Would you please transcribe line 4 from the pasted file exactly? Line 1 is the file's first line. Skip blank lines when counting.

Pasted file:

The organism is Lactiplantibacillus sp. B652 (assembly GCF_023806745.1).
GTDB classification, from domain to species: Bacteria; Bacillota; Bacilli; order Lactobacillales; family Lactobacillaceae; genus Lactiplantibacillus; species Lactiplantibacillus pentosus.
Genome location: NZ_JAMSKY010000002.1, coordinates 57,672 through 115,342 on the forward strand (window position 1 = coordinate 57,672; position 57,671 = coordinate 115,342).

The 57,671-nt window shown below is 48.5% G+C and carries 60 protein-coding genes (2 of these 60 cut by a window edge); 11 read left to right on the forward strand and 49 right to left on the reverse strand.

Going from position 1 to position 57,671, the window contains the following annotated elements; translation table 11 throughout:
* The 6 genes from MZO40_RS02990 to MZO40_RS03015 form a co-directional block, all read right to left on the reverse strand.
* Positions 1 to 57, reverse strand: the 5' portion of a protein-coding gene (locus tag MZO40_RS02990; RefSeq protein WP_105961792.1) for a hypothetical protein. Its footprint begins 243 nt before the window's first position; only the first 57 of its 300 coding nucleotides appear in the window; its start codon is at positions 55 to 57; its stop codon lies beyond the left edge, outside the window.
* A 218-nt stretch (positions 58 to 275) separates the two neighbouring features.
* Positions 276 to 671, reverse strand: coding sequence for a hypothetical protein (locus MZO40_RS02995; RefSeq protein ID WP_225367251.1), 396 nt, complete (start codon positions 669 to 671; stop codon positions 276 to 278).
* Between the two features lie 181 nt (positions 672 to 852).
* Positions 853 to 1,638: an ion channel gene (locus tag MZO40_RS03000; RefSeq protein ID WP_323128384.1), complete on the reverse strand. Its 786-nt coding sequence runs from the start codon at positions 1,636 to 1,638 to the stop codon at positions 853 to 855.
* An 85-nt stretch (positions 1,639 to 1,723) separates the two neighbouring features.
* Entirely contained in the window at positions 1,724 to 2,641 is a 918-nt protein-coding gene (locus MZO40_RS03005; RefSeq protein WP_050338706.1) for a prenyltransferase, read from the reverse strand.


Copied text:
The 57,671-nt window shown below is 48.5% G+C and carries 60 protein-coding genes (2 of these 60 cut by a window edge); 11 read left to right on the forward strand and 49 right to left on the reverse strand.